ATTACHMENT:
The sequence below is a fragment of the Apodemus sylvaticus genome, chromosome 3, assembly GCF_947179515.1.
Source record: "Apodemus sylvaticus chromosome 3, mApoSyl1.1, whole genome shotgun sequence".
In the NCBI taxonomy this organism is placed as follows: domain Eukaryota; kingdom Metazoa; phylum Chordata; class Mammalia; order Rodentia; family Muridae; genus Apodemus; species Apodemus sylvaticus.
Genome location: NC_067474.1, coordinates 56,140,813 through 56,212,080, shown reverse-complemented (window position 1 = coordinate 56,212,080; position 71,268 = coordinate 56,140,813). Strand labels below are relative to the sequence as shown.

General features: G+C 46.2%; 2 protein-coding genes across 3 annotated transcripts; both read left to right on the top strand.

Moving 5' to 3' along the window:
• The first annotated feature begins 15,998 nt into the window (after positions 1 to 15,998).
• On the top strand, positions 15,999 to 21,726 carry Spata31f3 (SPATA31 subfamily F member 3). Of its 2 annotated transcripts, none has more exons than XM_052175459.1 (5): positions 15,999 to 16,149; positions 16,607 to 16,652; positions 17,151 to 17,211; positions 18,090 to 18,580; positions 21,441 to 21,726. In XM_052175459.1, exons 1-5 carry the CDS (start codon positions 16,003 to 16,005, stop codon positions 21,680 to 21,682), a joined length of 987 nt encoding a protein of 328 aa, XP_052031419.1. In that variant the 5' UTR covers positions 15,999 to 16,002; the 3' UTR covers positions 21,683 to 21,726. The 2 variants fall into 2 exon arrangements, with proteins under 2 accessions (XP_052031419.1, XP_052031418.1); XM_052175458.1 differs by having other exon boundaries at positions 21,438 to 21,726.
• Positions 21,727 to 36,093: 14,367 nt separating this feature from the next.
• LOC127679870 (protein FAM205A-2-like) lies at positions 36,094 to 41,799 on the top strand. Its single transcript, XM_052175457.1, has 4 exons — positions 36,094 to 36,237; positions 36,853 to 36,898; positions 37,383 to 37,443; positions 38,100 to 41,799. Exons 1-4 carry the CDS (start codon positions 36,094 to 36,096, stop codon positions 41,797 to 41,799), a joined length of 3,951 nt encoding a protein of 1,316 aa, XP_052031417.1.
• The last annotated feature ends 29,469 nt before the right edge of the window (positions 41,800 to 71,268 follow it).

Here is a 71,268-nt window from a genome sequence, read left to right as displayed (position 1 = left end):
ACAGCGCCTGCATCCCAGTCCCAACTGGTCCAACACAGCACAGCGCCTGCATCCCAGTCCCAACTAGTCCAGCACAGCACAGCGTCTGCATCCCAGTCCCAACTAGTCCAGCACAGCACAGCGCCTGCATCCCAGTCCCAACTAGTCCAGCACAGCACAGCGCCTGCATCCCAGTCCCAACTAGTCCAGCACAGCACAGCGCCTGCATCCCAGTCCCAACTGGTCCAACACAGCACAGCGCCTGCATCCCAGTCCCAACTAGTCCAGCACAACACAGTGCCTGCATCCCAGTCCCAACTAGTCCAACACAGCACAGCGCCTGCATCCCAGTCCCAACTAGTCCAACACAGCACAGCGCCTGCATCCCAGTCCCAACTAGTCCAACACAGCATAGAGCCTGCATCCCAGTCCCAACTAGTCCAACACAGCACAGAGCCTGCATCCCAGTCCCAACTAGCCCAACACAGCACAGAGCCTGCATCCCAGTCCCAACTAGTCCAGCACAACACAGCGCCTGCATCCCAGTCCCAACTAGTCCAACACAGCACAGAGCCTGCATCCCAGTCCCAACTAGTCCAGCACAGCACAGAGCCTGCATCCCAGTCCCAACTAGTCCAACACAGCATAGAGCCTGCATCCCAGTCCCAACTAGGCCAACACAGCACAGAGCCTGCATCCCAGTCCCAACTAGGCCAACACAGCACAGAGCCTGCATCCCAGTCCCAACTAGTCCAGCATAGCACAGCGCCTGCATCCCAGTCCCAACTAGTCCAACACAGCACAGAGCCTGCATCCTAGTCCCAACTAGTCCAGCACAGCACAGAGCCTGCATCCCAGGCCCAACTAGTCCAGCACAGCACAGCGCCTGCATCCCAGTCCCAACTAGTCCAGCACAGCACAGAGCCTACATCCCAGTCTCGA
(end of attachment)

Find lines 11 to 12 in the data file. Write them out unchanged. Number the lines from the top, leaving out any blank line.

• The last annotated feature ends 29,469 nt before the right edge of the window (positions 41,800 to 71,268 follow it).

Here is a 71,268-nt window from a genome sequence, read left to right as displayed (position 1 = left end):